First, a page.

When the Rogue Elephant Falls
When the rogue elephant falls,
let those who didn’t open their mouths
against the tyranny of rampaging power
but calculated the price of words they uttered
not come out to declare themselves liberators.
No, they would not be in the celebratory parade
who had relished the privileges of the party
and not only shared the loot of the commonwealth
but also eaten at the banquet hall of state robbers.
They enabled the elephant ravage the land.
When the villa and other houses collapse
from their victims’ storm of tears and blood,
let those who hedged their bets with the rogue
not declare themselves an arm of the revolution.
Let those who brought reinforcements to vandals
by filling social media, papers, and cable television
with interviews in which they took no stand for change
sheltering in war with those inside a rock of bodyguards
when others were homeless and swamped in denials
not claim any role in the fall of the elephant.
Let the tricksters not forget what they did
and wear the joyous garment of those tortured
after the fall of the elephant and the House.
Don’t commiserate with the family now homeless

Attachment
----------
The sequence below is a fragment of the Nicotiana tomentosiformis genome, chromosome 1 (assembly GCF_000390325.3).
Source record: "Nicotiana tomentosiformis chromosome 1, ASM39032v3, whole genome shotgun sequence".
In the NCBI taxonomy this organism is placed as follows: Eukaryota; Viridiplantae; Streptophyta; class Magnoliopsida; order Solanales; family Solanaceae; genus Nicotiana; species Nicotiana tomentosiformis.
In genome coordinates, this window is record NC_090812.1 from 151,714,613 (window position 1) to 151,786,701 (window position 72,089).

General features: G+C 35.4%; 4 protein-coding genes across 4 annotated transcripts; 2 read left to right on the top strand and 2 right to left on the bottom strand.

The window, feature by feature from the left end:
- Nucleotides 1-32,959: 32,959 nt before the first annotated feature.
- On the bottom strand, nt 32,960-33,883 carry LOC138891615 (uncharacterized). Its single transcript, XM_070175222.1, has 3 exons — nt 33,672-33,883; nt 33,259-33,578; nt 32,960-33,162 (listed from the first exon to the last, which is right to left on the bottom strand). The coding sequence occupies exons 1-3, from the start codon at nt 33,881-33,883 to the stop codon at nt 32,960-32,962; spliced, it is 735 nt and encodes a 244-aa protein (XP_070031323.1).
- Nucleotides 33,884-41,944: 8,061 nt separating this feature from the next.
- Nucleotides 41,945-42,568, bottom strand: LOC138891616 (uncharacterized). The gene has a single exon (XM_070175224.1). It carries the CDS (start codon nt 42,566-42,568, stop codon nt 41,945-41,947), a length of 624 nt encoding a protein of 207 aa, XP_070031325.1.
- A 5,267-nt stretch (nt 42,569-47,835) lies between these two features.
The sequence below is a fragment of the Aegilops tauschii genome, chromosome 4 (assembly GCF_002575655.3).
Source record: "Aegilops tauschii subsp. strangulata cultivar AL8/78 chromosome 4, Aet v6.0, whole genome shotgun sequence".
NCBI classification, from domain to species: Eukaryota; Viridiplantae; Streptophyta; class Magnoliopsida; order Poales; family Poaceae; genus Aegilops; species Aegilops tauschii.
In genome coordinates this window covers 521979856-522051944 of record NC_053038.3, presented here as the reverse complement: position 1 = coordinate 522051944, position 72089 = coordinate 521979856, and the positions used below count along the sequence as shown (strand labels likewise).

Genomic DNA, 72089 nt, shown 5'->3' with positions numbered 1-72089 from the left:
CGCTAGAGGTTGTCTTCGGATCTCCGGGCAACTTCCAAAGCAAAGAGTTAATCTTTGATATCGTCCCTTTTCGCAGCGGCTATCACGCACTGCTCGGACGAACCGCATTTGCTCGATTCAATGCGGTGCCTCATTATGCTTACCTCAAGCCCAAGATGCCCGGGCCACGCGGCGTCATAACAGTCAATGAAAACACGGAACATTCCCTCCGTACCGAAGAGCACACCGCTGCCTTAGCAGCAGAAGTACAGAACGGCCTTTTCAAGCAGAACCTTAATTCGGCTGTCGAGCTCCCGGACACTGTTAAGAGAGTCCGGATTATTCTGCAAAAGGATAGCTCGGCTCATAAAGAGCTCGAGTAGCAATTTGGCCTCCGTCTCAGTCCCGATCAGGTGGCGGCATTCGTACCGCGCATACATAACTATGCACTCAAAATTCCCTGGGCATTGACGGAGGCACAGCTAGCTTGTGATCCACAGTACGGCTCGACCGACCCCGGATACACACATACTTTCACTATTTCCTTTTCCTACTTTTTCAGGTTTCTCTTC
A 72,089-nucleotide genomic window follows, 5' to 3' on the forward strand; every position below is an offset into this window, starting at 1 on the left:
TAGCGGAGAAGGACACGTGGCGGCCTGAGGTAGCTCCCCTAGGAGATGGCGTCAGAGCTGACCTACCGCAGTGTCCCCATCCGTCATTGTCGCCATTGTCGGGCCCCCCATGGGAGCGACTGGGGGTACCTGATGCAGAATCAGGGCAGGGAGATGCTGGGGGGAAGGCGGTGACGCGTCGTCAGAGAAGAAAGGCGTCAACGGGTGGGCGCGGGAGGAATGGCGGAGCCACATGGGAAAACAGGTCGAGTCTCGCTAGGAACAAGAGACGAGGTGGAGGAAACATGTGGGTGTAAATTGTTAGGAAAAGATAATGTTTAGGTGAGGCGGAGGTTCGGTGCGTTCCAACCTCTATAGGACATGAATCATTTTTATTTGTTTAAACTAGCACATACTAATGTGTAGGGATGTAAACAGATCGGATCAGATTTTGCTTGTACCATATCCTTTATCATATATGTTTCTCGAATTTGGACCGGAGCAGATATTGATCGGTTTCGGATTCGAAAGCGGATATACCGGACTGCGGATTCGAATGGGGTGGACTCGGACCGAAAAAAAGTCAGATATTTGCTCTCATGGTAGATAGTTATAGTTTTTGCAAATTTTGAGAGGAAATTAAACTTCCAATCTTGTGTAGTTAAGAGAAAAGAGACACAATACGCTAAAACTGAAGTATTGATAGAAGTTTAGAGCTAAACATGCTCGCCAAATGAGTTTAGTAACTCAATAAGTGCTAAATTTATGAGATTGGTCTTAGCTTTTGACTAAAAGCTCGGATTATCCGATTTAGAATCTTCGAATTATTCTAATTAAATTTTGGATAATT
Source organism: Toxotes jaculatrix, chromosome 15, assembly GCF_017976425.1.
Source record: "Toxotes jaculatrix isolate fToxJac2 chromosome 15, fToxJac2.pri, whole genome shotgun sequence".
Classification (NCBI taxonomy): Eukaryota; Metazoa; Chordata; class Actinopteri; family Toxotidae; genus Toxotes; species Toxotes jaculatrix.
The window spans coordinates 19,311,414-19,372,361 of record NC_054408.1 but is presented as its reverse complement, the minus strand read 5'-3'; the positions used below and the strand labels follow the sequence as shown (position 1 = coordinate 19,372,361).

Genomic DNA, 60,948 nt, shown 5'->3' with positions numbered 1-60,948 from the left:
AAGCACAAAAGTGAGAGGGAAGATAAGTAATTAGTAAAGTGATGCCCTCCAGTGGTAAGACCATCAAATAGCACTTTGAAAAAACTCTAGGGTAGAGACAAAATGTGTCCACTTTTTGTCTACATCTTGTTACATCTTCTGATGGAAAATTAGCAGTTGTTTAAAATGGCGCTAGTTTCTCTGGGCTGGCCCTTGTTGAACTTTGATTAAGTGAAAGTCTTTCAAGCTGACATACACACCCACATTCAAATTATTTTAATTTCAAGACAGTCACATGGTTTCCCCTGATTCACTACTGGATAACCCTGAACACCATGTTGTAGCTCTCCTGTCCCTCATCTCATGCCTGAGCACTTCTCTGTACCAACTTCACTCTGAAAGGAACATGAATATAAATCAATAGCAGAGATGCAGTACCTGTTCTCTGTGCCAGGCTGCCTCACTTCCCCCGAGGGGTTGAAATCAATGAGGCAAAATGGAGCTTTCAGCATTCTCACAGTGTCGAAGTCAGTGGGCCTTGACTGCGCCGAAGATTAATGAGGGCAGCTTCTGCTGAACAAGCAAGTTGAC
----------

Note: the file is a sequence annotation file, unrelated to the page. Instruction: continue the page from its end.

from the country you scorched to amass wealth.
When folks steeped in suffering wake from nightmare,
let those who contributed to their heartbreaks
not come out and stab the air with their infected hands;
let them know the tearful public saw them hand-in-hand
and so despise them as much as the rogue elephant.
Educated at Ibadan and Syracuse Universities,Tanure Ojaide has published collections of poetry, novels, short story collections, memoirs, and self-authored and co-authored scholarly books. His awards include the Commonwealth Poetry Prize for the Africa Region, the All-Africa Okigbo Prize for Poetry, and the BBC Arts and Africa Poetry Award. He was the Winner of the UNC Charlotte’s First Citizens Bank Scholar Medal Award for 2005. In 2016 he won both the African Literature Association's Folon-Nichols Award for Excellence in Writing and the Nigerian National Order of Merit Award for the Humanities. In 2018 he co-won the Wole Soyinka Prize for Literature in Africa. He has won the National Endowment for the Humanities grant, twice the Fulbright Senior Scholar fellowship, and twice the Carnegie African Diaspora Program fellowship. He is a Fellow of both the Nigerian Academy of Letters and the Association of Nigerian Authors. Ojaide is currently the Frank Porter Graham Professor of Africana Studies at the University of North Carolina, Charlotte.